We have an excellent run up the valley, averaging over 18 mph into the light headwind. We take a slightly different route on the return, passing over a Green Bridge. This is another Information Control. What is the clearance on the bridge? We note it's 13'8", and Sarah records this on our Brevet Cards.

Final Control, in Marina, CA, at mile 336... about 40 to go!
As we approach Marina, we see two riders, a man and woman, who obviously passed us during our long break in King City. We pass them, greet them, then get our Control receipt in Marina, then carry on to Moss Landing, where we do a somewhat ugly stretch on Hwy 1. Here we pass a recumbent rider, Roland Bevan, who also clearly passed us on our King City break. Then back into the farm lands, mostly Strawberries in this region.

Cruising past empty, barren fields in Strawberry country.
There are many pesky hills between Moss Landing and Santa Cruz. Hills that would be easy with fresh legs, but are quite noticeable with tired ones. We stand at EVERY opportunity, as both Captain and Stoker Bums are quite sore.

We have one more nature break along the side of the road, and we make a wardrobe adjustment as the morning fog is burned off, and the sun is shining again. I also pull up my bib straps, a final symbolic gesture acknowledging that my stomach problem has passed, plus, I must look right for the finish line photo!

We hit many of the traffic lights through Soquel and Santa Cruz surprisingly well, and make good time. Finally, we roll into the finish at 11:38 AM. We are told we are the second finishers, and that Peter Morrissey rolled in at 10:51 AM. We've done the final 100 miles into the wind, including all stops and traffic delays, in six hours flat.

The finish is at the home of Bill Bryant, and he has a lovely spread in the back yard with snacks and refreshments. He's also installed a light string for those who arrive later after dark. We spend some time chatting with Bill, and down a couple of sodas and some chips. Interestingly, Bill pointed out that some experienced long brevet riders tout sleeping a maximum of 4 hours, since the body begins to shut down after that. So perhaps some beginner's luck that we ended up at that number. As we wait, another rider arrives, it's Roland Bevan, the recumbent rider we saw at Moss landing. Then it's off for some lunch, followed by a short nap under a tree before the drive back to the East Bay.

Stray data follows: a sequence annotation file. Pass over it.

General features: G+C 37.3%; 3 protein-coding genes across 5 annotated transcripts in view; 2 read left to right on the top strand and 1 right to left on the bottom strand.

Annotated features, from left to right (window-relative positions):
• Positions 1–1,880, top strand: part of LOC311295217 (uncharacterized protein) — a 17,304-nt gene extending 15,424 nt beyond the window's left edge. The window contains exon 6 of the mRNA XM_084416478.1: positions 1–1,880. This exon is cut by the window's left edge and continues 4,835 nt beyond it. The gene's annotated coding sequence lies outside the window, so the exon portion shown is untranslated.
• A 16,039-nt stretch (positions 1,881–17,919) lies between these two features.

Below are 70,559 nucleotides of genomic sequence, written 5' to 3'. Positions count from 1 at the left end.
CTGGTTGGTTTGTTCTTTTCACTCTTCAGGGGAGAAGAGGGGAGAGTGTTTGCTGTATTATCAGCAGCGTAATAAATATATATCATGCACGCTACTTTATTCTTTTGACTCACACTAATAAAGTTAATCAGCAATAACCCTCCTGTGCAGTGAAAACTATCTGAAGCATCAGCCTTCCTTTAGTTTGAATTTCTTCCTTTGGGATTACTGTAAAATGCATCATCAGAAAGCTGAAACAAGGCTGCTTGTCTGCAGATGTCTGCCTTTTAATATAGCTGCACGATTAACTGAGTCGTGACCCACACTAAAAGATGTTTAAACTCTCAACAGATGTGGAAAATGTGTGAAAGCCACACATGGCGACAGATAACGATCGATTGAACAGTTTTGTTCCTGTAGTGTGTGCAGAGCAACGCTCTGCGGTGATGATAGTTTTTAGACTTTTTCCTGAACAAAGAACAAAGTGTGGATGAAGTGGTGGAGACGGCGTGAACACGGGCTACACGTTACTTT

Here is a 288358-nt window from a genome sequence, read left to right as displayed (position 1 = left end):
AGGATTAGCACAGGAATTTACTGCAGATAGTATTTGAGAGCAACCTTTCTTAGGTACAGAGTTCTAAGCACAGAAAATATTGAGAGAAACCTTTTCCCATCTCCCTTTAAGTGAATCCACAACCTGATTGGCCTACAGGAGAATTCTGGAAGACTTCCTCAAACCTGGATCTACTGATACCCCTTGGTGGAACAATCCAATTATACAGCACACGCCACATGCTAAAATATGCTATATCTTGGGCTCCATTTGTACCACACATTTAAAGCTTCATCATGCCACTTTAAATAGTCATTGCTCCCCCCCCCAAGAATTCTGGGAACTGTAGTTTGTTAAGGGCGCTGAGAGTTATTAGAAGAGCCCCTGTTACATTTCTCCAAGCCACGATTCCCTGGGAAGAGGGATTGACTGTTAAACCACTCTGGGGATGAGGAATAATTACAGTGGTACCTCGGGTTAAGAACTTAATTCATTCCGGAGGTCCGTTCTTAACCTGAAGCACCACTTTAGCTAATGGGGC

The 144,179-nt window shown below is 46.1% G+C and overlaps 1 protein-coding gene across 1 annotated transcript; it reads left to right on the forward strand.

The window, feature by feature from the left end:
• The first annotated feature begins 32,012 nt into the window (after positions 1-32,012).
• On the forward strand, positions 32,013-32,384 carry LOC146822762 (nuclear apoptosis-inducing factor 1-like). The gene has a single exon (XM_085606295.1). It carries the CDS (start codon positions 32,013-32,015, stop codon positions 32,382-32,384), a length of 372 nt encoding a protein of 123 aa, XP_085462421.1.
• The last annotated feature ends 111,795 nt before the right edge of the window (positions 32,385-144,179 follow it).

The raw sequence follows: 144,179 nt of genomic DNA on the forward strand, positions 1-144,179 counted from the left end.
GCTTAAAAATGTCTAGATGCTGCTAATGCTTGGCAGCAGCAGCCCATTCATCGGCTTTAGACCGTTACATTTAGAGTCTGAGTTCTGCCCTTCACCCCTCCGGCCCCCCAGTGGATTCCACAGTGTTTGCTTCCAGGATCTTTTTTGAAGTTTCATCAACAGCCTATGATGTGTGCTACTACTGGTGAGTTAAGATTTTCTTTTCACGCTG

At the finsh, all smiles, Paul McKenzie and Sarah Schroer. Riding time 21:35, Elapsed time 30:38 Average speed 17.5 mph, over 378 miles.
I can't say enough to thank Sarah for her great performance and fabulous company on this ride. She carried us through all my bad patches, and frankly, through my good patches as well. Our overall time was 30 hours 38 minutes, well within our 30-32 hour goal. Our moving time was 21 hours 35 minutes, including about 20-30 minutes of off course meandering for food and supplies. We plan to ride the Davis 600K in June for time, so this is a good tune up for that event.

Peter Morrissey was also a wonderful companion, and this humorous comment thread from my Strava upload, from Matt McHugh, sums up Peter's credentials:

"That man has some serious experience in these events.  I'm pretty sure I recall him telling tales of seeing dozens of giant red beach balls coming at him in the 1200k PBP and he navigated right through them :) on his way to an impressive finish.  Is Paris in your plans?" Matt McHugh

"Matt, Peter was good company, and a very tough rider. We'd sometimes drop him on the descents, but he'd always tell us to go ahead and not wait for him. He had no expectations from us, giving us "permission" to ride our own ride, which was nice. No plans for Paris, but we may see flying beach balls at Davis 600K. We're going for overall time on that one, so stops will be minimized." Paul McKenzie

This was truly a humbling experience for Sarah and me, our first 600K, and we learned a lot. A 600K isn't something to be taken lightly, and we hope we can take what we learned and improve on the next outing.

A big thank you and shout out to Bill Bryant and Lois Springsteen for putting on this well organized event. And major kudos to everyone who completed this tough course!